Wow, what a tough tax season! It’s hard to explain how rough it is on tax preparers when our government doesn’t finalize the rules in time for the IRS to get the forms completed. Without tax forms, it’s pretty tough to file a tax return! We survived, but I feel like some of the people in charge should be shoved over the edge of that fiscal cliff for such irresponsible handling of our financial future! In any case, the following is a reprint from a newsletter dating back to 2005. My beloved dog, Winston, was about 3 back then. He’s now pushing 11 and is still as beautiful and kind as back then, albeit a bit older and slower. Like me!
A lot of people ask me what I do after tax season. Like most of the staff, I do have a habit of disappearing for awhile after the infamous April 15 deadline. Actually, I have a tradition of being packed and ready to go and after the last extension of the day (or night – as the case may be) is prepared I get in my truck and light up the biggest cigar I can find and head out of town. As far as the cigar goes… have you ever smoked one? They are full of nicotine, a much needed fuel source for energy to keep me awake for the drive out of town, so the bigger the boom the better. I consider it a safety measure on April 15.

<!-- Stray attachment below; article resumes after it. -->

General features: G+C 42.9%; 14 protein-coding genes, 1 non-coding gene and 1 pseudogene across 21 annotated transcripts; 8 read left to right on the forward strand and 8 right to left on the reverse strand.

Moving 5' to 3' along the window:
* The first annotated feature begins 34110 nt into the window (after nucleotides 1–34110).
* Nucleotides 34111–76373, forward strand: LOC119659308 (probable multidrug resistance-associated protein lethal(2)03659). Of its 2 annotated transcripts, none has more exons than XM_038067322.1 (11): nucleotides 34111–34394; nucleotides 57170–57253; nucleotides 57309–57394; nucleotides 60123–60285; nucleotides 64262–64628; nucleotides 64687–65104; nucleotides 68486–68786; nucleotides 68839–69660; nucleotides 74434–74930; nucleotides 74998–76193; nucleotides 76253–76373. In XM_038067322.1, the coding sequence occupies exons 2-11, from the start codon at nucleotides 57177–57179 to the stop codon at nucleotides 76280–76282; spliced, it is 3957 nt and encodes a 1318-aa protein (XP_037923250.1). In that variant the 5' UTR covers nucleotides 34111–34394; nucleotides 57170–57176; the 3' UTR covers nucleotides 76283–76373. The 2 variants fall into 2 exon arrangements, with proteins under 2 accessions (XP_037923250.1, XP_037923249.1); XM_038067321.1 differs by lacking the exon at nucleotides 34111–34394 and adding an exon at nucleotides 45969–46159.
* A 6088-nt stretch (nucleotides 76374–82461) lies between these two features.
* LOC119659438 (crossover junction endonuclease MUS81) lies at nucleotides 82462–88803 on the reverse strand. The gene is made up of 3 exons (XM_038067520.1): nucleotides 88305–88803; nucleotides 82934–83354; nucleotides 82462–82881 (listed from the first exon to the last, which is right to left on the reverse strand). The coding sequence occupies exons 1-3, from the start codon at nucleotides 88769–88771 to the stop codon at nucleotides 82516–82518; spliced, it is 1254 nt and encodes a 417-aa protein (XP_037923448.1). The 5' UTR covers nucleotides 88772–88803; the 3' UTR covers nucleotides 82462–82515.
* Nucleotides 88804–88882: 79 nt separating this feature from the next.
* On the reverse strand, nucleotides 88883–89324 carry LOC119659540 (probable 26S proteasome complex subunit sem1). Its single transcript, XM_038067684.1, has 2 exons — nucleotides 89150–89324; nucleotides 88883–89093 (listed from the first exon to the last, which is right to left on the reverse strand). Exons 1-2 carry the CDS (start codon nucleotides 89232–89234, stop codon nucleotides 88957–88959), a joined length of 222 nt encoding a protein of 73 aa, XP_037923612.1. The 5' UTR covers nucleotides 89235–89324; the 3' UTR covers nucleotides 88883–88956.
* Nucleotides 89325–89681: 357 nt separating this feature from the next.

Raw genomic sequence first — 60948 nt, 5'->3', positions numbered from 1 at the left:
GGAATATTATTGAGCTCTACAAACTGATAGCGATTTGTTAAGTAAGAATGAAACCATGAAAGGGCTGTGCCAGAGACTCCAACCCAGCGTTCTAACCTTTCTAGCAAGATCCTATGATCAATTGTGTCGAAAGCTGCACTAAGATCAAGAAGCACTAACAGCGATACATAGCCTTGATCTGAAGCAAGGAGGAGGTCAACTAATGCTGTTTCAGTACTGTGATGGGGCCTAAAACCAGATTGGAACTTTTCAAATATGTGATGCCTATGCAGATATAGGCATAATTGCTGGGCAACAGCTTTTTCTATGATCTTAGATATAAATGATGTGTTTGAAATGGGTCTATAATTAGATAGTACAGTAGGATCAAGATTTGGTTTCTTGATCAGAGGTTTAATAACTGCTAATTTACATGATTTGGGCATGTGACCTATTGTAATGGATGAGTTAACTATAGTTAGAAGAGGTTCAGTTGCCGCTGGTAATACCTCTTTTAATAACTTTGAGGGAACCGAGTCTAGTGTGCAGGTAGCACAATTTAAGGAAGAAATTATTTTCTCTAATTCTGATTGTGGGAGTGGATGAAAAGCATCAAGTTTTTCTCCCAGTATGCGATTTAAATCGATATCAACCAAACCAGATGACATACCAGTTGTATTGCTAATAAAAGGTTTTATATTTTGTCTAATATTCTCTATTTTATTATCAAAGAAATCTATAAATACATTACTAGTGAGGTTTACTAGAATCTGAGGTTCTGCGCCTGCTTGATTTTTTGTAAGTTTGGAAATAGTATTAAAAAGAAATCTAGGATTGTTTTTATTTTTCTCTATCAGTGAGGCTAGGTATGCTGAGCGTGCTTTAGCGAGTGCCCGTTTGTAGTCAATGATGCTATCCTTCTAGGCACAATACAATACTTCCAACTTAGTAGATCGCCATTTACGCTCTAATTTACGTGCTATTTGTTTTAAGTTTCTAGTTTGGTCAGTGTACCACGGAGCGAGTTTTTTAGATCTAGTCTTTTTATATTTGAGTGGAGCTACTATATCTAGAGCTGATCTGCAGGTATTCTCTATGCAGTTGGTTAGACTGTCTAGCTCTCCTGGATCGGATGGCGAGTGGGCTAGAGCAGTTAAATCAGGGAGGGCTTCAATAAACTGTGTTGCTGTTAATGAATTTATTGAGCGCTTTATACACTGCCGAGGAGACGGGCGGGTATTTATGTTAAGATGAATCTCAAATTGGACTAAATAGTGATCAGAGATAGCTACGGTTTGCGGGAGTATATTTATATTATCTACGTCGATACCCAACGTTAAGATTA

In any case, the vacation timing is always the same, but it could be anything. I’ve done many trips to the San Juan River to fly-fish in New Mexico. Last year I took a week long canoe trip down the Green River by Canyonlands. Those of you who have been around awhile will recall the triple hook my dog, Winston, swallowed on that trip, and that I lost the map within an hour of the launch of the canoes.